Making your own homemade Christmas decorations can be hugely rewarding, and your garden has a wealth of materials you can use to create them. We have a host of beautiful handmade Christmas wreath ideas, all created from natural materials you can find in your garden, such as plants, leaves, cones and seedheads.


Not only is making your own Christmas wreath from scratch a fun job for you, it's also excellent for the environment. Below we have step by step inspiration on how to make several different types of Christmas wreath, including a large Christmas wreath, a Christmas wreath using succulents, and a Christmas wreath using natural materials including ivy, seedheads, twigs, dried flowers, plus many more.

Watch Charlie Ryrie explain how to make the best base for your wreath

Whether you're looking for a Christmas wreath for a large door, or one for a small door, there are plenty of options here, all of which are made out of simple natural materials that you can find in your own garden and designed by floral experts include Kristy Ramage and Charlie Ryrie.

Click on the links below to jump down to the particular Christmas wreath you'd like to turn your hand to and follow the step-by-step guide to commence your Christmas wreath making.

If you're looking for Christmas wreath ideas that are a little less hands-on, we have lots of Christmas decoration ideas at our Christmas hub page.

If you would rather buy beautiful decorations, check out our top selection of the best Christmas decorations or the best indoor Christmas plants to buy this year.

Head to our Christmas hub for more festive ideas.

How to make a Christmas wreath

How to make a huge Christmas wreath

Christmas wreath: learn how to make a Christmas wreath
© Andrew Montgomery

By Charlie Ryrie

Materials and tools needed for your huge Christmas wreath

  • Snips
  • Natural twine
  • 30 willow rods 1.2-1.5m long, freshly picked from hedgerow or garden, or soaked in water for 24 hours to make them pliable
  • Large bundle of greenery, such as a selection of Leyland cyprus (x Cupressocyparis leylandii), juniper (Juniperus communis), Douglas fir (Pseudotsuga menziesii), bay (Laurus nobilis) and cider gum (Eucalyptus gunnii)
  • 10-20 sprigs of curly willow (Salix x sepulcralis ‘Erythroflexuosa’) or yellow dogwood (Cornus sericea ‘Flaviramea’)
  • Length of old man’s beard (Clematis vitalba)

To make

  1. This giant, green Christmas wreath looks particularly inviting on a barn door but could be used to decorate any bare external wall. Its base is also a willow hoop, this time made on the ground.
  2. Cut ten pieces of willow to make pegs about 20cm long, with one pointed end.
  3. For a 1m-diameter wreath, tie a 50cm length of string on to one peg, and place it in the ground. This will be the centre of your Christmas wreath circle.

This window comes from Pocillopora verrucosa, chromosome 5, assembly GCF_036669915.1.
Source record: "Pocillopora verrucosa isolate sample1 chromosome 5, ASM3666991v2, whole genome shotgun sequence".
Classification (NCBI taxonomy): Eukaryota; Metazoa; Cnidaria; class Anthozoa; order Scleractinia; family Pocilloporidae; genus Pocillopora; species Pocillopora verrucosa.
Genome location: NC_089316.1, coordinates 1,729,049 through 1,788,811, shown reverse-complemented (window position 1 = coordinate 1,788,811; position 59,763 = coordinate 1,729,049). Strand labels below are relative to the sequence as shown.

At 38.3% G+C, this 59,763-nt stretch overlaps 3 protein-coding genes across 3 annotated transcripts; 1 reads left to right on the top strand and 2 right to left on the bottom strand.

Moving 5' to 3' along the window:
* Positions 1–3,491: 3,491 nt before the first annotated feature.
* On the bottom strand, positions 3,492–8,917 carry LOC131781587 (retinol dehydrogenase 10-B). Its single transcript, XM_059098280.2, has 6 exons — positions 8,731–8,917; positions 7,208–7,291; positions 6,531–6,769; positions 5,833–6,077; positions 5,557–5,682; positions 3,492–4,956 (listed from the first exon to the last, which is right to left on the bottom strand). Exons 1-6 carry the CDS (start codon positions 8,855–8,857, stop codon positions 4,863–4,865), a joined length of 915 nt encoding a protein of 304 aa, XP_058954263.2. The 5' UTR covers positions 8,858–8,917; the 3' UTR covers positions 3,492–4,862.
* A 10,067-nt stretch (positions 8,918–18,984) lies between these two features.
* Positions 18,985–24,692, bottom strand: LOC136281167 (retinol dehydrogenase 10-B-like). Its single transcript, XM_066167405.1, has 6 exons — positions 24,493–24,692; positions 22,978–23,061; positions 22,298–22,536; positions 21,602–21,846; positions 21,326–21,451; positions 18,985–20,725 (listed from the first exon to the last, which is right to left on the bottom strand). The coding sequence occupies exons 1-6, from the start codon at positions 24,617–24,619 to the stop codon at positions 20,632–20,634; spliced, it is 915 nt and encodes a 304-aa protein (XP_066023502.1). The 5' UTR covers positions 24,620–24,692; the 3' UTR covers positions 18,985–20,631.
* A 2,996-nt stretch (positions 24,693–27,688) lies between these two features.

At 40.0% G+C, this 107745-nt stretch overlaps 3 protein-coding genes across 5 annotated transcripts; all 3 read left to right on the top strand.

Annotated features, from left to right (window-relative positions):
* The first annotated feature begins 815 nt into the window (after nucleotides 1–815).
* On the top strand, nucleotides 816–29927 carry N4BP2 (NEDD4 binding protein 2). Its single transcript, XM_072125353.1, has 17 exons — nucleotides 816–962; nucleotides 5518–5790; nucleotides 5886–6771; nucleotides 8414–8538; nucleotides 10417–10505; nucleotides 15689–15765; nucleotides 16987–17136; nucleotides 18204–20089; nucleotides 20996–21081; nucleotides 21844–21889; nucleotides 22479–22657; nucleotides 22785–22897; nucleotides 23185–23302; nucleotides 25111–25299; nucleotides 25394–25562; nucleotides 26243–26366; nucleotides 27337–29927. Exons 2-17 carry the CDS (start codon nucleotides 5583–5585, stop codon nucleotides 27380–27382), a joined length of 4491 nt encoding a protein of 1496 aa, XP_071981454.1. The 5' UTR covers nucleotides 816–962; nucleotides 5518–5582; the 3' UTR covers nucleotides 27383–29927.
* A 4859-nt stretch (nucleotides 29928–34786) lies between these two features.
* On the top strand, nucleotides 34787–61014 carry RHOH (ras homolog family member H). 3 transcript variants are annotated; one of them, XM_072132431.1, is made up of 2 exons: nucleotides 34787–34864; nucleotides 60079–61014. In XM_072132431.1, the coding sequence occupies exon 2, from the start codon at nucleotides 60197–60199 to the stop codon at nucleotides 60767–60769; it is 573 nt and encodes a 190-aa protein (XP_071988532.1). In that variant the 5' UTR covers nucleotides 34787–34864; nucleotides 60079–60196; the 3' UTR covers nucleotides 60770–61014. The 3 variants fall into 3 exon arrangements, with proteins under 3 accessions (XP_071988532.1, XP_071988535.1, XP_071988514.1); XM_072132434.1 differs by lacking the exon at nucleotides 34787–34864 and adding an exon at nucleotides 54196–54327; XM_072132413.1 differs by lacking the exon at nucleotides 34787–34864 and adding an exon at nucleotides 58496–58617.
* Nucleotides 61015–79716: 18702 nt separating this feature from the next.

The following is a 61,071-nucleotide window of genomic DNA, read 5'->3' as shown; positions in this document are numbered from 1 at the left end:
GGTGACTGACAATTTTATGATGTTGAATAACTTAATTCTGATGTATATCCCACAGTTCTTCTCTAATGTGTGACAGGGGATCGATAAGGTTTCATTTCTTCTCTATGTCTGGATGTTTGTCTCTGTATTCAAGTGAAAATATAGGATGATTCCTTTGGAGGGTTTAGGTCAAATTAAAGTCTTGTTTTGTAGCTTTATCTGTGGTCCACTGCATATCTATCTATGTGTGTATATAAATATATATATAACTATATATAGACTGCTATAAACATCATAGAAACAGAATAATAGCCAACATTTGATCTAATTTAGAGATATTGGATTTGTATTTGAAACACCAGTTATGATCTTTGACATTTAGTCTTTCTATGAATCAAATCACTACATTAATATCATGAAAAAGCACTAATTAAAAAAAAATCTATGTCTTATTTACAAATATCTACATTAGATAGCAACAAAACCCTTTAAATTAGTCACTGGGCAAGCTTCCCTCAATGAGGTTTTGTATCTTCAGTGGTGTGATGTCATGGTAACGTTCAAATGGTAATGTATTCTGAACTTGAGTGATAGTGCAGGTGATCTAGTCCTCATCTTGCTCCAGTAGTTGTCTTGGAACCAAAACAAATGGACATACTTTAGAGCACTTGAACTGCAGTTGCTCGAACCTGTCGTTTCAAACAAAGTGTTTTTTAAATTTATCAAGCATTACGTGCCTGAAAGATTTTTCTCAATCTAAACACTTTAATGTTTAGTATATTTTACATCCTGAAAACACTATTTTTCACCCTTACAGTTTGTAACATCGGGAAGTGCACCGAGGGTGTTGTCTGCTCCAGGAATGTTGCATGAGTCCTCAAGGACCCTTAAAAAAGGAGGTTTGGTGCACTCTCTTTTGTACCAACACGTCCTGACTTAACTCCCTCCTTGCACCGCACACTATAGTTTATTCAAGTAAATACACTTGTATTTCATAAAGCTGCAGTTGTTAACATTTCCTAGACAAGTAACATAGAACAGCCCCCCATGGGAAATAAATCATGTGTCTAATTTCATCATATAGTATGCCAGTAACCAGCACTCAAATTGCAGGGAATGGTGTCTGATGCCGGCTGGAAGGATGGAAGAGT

4. Stretch out the string and place the first peg at the point where the string ends, then place the other eight pegs at regular intervals around the central peg, using string to measure their positions.
  5. Weave lengths of willow between the pegs, pressing them firmly together and starting each new length by tucking the ends in just before a peg. You don’t need a single willow rod for each layer of the circle, just keep tucking the ends in with each new length.
  6. After five or six layers, pull the hoop upwards from the pegs, leaving them in the ground.
  7. Twist more lengths of willow over and under the hoop to make it secure. Weave any ends into the hoop.
  8. Then decorate your wild hoop by tucking and poking lengths of greenery into the woven willow at regular intervals, building it up until you are satisfied with the distribution and texture.

The only rule is to add all the green material in the same direction. You can use pieces of twine to secure the greenery, but the more materials you add, the less likely you are to need extra ties and the Christmas wreath can be self-supporting. The longer you cut your greenery, the looser the wreath will be. If you want it tighter, just use shorter pieces.

How to make your own bird's nest Christmas wreath

Wreath made from natural materials

By Charlie Ryrie

Watch Charlie Ryrie make the Bird's Nest Christmas wreath

Materials and tools to make your Christmas wreath

  • Natural twine
  • 8 plain or coloured willow rods 1.2-1.5m long, freshly picked from hedgerow or garden, or soaked in water for 24 hours to make them pliable for the basis of the Christmas wreath
  • 3-5 larch (Larix decidua) stems at least 60cm, with cones
  • 3-5 alder (Alnus glutinosa) stems at least 60cm, with cones and catkins
  • Length of old man’s beard (Clematis vitalba)
  • 5 x 30-50cm pieces of curly willow (Salix x sepulcralis ‘Erythroflexuosa’) or yellow dogwood (Cornus sericea ‘Flaviramea’)
  • Ribbon or braid to finish to hang up your wreath on the door
The natural materials needed for a natural wreath

To make

The willow hoop basis of the Christmas wreath

  1. A willow hoop forms the base of this Christmas wreath. The willow must be pliable so use freshly cut stems or soak dry willow in water for a day to soften it. If the willow is too dry, it will snap when you try to bend it. For a hoop that will make a wreath 20-30cm in diameter, start with a willow rod at least 1.3m long and twist it into a circle, starting from the thicker end.
  2. When you have the size you want, weave the rest of the rod in and out around the circle to hold the shape.
  3. Take a second length of willow and tuck the thick end into your Christmas wreath frame, about 10cm on from the thicker end of the first piece. This will hold it in place while you wrap the piece around the circle of your wreath.